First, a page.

In 2006 there were over 5,000 grant applications for green energy systems
The number of government grants made to people who want to fit solar panels or other green energy systems to their homes has halved, the BBC has learned.
It comes after the low carbon buildings programme cut the maximum grant on offer from £7,500 to £2,500.
The Renewable Energy Association, which says the programme is failing, has accused ministers of complacency.
But the government says uptake went up considerably last month after the need for planning permission was removed.
Europe's third worst
Figures seen by the BBC show that in 2007, 2,339 grants were made nationwide, compared with 5,104 the previous year.
Britain is the third worst performer in EU for producing energy from renewable sources - 2% of the UK's energy is produced in this way - and it has been told to raise its share to 15% by 2020.
In comparison, Germany has 200 times as many homes fitted with solar photovoltaic power.
But critics say the low carbon buildings scheme has been confusing and stingy, and has provided little incentive for people to go green.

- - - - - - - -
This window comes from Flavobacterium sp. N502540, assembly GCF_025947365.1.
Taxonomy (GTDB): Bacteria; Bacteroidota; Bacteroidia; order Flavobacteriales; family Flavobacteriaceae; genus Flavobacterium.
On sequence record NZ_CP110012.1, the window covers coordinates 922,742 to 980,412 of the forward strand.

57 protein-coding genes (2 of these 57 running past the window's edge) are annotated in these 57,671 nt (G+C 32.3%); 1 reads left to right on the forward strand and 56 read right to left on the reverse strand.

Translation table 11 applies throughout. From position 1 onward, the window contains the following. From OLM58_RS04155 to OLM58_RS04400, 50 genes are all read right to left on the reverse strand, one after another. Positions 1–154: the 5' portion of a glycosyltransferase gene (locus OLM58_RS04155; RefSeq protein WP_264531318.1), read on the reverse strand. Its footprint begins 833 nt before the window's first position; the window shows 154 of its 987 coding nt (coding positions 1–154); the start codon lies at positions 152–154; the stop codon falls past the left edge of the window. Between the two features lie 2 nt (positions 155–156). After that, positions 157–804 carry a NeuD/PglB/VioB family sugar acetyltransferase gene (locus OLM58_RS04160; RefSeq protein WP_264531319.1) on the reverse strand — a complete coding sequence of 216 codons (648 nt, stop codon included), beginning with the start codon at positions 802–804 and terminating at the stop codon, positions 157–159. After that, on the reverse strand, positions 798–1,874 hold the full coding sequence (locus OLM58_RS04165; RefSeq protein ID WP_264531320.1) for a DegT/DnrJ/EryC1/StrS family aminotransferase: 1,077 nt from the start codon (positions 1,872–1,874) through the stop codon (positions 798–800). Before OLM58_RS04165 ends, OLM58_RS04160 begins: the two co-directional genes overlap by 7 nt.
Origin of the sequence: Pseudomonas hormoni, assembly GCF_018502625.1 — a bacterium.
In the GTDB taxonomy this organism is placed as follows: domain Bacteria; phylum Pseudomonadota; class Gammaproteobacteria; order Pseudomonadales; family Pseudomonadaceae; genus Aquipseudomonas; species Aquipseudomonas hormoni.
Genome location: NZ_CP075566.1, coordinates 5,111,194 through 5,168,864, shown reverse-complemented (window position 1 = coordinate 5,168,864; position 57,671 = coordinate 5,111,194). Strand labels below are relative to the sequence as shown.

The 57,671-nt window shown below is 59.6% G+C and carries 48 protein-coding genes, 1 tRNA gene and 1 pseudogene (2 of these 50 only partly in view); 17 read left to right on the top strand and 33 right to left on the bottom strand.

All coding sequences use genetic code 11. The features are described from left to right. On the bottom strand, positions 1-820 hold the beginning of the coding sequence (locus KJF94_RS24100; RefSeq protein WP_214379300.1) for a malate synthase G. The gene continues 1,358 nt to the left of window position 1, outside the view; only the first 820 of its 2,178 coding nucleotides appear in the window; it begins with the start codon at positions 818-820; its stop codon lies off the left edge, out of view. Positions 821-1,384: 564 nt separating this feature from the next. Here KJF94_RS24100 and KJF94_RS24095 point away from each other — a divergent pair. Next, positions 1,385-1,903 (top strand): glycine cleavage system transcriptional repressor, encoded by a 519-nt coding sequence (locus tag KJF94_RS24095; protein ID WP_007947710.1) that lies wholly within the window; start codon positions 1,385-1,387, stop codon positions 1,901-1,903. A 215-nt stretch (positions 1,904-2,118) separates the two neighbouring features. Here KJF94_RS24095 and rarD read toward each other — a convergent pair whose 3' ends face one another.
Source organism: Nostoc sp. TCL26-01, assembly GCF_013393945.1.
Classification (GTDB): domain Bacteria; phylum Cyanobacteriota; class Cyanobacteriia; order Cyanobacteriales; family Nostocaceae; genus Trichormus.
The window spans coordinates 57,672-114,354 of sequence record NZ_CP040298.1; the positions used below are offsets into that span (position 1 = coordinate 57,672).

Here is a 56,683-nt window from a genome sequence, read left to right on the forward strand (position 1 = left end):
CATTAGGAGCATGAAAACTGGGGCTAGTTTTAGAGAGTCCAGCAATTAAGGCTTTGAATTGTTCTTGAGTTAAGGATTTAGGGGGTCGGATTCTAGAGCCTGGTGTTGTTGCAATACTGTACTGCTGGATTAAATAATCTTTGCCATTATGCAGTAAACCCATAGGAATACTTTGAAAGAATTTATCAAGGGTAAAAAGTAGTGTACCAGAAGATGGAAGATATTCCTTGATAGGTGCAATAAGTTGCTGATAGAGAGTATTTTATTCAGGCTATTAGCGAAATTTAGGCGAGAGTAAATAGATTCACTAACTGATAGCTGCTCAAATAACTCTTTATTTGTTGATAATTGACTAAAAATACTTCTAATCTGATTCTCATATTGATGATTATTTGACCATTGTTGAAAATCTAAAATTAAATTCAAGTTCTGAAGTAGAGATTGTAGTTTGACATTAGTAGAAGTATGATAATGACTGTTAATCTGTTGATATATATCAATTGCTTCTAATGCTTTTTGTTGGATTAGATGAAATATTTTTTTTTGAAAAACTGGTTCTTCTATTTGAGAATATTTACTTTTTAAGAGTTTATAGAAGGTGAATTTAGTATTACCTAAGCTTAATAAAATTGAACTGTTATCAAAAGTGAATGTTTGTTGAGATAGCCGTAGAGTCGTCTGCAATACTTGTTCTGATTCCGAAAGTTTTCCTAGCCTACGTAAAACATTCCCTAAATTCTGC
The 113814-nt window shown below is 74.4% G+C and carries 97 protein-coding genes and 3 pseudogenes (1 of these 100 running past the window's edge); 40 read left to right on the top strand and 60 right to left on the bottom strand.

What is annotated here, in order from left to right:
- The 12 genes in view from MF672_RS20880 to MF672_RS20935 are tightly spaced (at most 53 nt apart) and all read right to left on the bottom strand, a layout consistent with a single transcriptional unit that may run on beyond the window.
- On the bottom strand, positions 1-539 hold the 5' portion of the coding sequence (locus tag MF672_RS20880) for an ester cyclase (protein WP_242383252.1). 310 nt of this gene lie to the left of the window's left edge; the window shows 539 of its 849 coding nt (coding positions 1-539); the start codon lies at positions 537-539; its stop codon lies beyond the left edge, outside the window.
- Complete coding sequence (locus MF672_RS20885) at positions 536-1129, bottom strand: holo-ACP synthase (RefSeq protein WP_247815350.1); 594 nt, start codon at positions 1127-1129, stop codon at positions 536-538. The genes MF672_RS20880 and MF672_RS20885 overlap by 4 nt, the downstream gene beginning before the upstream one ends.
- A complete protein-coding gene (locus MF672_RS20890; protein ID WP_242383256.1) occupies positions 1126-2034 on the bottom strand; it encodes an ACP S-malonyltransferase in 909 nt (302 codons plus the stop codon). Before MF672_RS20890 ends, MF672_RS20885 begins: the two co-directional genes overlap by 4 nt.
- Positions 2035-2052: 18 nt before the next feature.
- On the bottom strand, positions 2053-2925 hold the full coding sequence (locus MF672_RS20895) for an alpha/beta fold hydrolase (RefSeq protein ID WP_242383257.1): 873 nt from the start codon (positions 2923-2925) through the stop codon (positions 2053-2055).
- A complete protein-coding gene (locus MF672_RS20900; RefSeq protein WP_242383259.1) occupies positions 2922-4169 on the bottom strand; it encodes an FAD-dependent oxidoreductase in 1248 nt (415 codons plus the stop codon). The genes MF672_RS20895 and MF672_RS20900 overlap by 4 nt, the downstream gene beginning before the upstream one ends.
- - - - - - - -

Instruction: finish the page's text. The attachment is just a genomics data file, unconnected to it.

Last month the programme was extended by a year to April 2010 but the £2,500 cap remained.
Andrew Cooper, from the Renewable Energy Association, said: "Government has totally ignored the advice of the renewable energy industry and the blindingly obvious evidence of their own statistics - making a failing programme fail over a longer period is not a solution."
A spokesman for department of Business Enterprise and Regulatory Reform said the scheme now offered many more individuals the opportunity to apply for grants.
He said: "More and more people are applying, in fact last month we saw a total of 293 households successfully applying for a share of £313,000, the largest number since May last year.
"In total, 71 of these were applications for solar photovoltaic (PV) systems on homes, which is around a 100% increase compared to last year's monthly average. We continue to monitor the take up of the scheme."